A project three years in the making is set to launch this fall when every Patrick County High School student receives a Google Chromebook notebook computer. Students in grades 8 through 12 will be able to take their Chromebooks home for 24/7 online learning.
“During the past three years our leadership team’s perspective is we want to educate kids for jobs that don’t even exist, and give our students the best possible education we can give them,” said Patrick County Schools Superintendent William Sroufe.
“The way education is viewed now is that our students need to learn on a global perspective, and a device like a Chromebook puts students on a level playing field and allows them to reach beyond the boundaries of the classroom, beyond Patrick County, and beyond Virginia. It puts a whole new world in front of them,” Sroufe continued.
The Chromebook program costs $100,000 per year for the school division; parents will be charged approximately $20 per year for insurance. Sroufe said parents can elect to have students check the Chromebooks in and out each day. Students in income-based programs such as free lunch and free books will be eligible for discounted or waived insurance fees, he added.
“It’s a great opportunity for our students to be able to have a device. They’re able to reach out in real-time,” Sroufe said. “It’s a different way of learning. If [parents] are reluctant, step back and give it some time.
“We want people to realize technology is a tool. It doesn’t really matter what job you have anymore. When you go to the doctor’s office you get on a computer. You can make an appointment online. Mechanics order parts online,” he continued. “All employment has to deal with technology as a tool, and we want to weave that into education so we can make our students competitive.”
Patrick County High School Principal Trey Cox agrees on the importance of technology in education, adding that the Chromebook program also eliminates factors such as whether families have are financially able to purchase smartphones and laptops.
“Kids who don’t have access to technology will have it now and that’s hugely important,” Cox said. “It’s a wonderful opportunity for kids and teachers. From special needs students to students with multiple handicaps, every kid is getting a Chromebook.”
Cox added that up to 85 percent of county students have Internet service at home, but those who do not will be able to complete assignments offline and reconnect at school. Sroufe said many students do that now; and school officials continue to search for community hotspots for students who need a connection.
This past Thursday and Friday, students in two Patrick County High School classes received Chromebooks as part of a pilot program that runs through the end of this school year. The pilot program gives school officials time to work through any technological kinks before the fall rollout.
Carly McKenzie, a 10th-grader who received a Chromebook Thursday as part of teacher Jeannie Stanley’s geometry class, said she feels great about the program. “I like to type a lot better than write. I feel privileged, and we use computers anyway. We don’t do much on paper.”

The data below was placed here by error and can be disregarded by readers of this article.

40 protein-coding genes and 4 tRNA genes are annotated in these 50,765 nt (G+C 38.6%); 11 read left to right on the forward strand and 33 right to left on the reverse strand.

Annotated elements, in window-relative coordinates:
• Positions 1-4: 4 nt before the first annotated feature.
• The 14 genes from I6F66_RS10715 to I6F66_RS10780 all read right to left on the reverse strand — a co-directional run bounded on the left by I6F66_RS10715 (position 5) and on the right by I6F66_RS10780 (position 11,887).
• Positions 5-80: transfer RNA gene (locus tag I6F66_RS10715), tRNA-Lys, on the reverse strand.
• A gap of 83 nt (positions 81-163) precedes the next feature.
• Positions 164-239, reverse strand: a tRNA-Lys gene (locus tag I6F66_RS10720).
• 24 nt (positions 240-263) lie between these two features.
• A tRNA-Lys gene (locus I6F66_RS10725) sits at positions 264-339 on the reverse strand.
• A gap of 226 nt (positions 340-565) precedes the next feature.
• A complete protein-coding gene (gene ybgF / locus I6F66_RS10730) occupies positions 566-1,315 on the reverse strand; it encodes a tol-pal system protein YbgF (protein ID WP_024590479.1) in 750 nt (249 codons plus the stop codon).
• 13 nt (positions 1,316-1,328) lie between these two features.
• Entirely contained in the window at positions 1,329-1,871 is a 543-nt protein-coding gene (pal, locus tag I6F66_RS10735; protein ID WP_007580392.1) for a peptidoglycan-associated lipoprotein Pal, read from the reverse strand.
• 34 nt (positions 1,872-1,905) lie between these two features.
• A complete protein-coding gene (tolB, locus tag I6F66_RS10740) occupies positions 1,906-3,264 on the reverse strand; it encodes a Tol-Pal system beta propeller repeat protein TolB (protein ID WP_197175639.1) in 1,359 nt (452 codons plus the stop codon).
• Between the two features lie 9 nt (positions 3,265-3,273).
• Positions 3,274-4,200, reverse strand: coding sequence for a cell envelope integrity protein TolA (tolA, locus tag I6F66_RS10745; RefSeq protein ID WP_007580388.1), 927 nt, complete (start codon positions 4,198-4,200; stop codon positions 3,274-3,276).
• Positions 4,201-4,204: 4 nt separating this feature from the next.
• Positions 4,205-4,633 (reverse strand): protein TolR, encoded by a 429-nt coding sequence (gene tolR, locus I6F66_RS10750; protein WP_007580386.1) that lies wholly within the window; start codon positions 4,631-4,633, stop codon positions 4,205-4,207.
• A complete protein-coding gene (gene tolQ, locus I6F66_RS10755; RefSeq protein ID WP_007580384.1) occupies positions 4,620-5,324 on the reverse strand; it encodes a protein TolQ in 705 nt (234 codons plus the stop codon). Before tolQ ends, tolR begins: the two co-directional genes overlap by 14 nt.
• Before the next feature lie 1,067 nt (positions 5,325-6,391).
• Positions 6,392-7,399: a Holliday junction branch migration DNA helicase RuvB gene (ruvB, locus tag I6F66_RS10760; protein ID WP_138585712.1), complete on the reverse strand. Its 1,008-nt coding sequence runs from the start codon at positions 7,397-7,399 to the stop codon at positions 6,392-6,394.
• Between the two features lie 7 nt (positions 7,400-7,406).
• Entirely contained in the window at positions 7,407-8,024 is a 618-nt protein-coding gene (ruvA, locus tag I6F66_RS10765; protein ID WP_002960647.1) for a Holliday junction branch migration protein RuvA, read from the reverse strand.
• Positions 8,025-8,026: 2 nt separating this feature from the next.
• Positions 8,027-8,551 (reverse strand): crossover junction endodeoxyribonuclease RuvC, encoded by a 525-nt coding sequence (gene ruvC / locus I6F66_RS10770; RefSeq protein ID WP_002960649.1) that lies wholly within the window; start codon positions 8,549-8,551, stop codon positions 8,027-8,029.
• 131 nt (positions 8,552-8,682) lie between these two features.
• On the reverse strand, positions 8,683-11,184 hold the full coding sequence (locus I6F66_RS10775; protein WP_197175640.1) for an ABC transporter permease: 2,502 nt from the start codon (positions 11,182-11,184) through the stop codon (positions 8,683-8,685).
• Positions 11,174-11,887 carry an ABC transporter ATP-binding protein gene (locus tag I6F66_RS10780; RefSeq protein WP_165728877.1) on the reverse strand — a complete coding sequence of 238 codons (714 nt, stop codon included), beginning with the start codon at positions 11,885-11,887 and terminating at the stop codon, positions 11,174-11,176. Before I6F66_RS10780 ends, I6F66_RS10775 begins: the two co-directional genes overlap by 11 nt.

McKenzie said Stanley’s geometry class already incorporates many online games and quizzes, which are “a lot of fun,” and having a Chromebook will make it easier.
The other class to participate in the pilot program is Martha Chaney’s English class. Chaney said one example of how she plans to supplement classroom learning with the Chromebook involves Harper Lee’s classic novel To Kill a Mockingbird.
Students will participate in a Google Classroom activity in which they’ll apply the book’s theme of citizenship to real-life situations, Chaney explained. “We’ll have different kinds of experiences using technology in relation to this book.”
It’s weaving in that technology that Sroufe says is most valuable. “Chromebooks do not replace good teachers. Nothing will ever replace good teachers. What we want to show them is that technology will be in their lives and possibly part of their jobs for the rest of their lives. It will grow, it will change, it will evolve – and that’s what we want we want: for our teachers to take technology and utilize it in the classroom.”
Regarding the possibility that students could access inappropriate material, Sroufe said that school officials will continue to enforce the agreements already in place for on-campus computers. The Chromebooks’ history will be set so that students cannot erase it, he added.
“Part of that is parent responsibility for what children go to,” Sroufe added. “We’re still working through a couple of issues on filtering, and working on the history part so if they go to something they should not go to, it will store it.
“If parents have questions, we can go through and check that device,” he continued. “It’s not much different than what happens now in lot of homes where parents are taking the responsibility to make sure their children are looking at age-appropriate things.
“We have to stay ahead of them in our own filtering and sometimes you have to let go. Some divisions have said ‘no’ to Facebook and Twitter. That’s not my perspective,” Sroufe said. “We use those in positive manners. Our goal is to stop saying ‘no, no, no,’ and instead to teach them to use them in a positive way.”